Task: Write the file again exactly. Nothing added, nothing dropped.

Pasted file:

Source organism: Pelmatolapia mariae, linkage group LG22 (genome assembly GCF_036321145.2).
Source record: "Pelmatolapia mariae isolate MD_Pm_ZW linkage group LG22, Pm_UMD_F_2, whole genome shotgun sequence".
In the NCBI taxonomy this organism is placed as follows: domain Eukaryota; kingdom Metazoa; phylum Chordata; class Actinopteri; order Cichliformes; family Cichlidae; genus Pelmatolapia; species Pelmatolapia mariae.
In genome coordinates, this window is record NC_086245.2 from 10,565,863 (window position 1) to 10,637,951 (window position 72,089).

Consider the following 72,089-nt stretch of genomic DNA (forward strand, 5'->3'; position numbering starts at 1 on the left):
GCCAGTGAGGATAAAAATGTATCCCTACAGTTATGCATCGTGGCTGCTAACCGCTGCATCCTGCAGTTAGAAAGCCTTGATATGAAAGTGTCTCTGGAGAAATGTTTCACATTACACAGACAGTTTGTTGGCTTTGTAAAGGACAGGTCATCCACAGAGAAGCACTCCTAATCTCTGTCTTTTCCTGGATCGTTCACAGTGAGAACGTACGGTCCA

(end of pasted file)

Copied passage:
Source organism: Pelmatolapia mariae, linkage group LG22 (genome assembly GCF_036321145.2).
Source record: "Pelmatolapia mariae isolate MD_Pm_ZW linkage group LG22, Pm_UMD_F_2, whole genome shotgun sequence".
In the NCBI taxonomy this organism is placed as follows: domain Eukaryota; kingdom Metazoa; phylum Chordata; class Actinopteri; order Cichliformes; family Cichlidae; genus Pelmatolapia; species Pelmatolapia mariae.
In genome coordinates, this window is record NC_086245.2 from 10,565,863 (window position 1) to 10,637,951 (window position 72,089).

Consider the following 72,089-nt stretch of genomic DNA (forward strand, 5'->3'; position numbering starts at 1 on the left):
GCCAGTGAGGATAAAAATGTATCCCTACAGTTATGCATCGTGGCTGCTAACCGCTGCATCCTGCAGTTAGAAAGCCTTGATATGAAAGTGTCTCTGGAGAAATGTTTCACATTACACAGACAGTTTGTTGGCTTTGTAAAGGACAGGTCATCCACAGAGAAGCACTCCTAATCTCTGTCTTTTCCTGGATCGTTCACAGTGAGAACGTACGGTCCA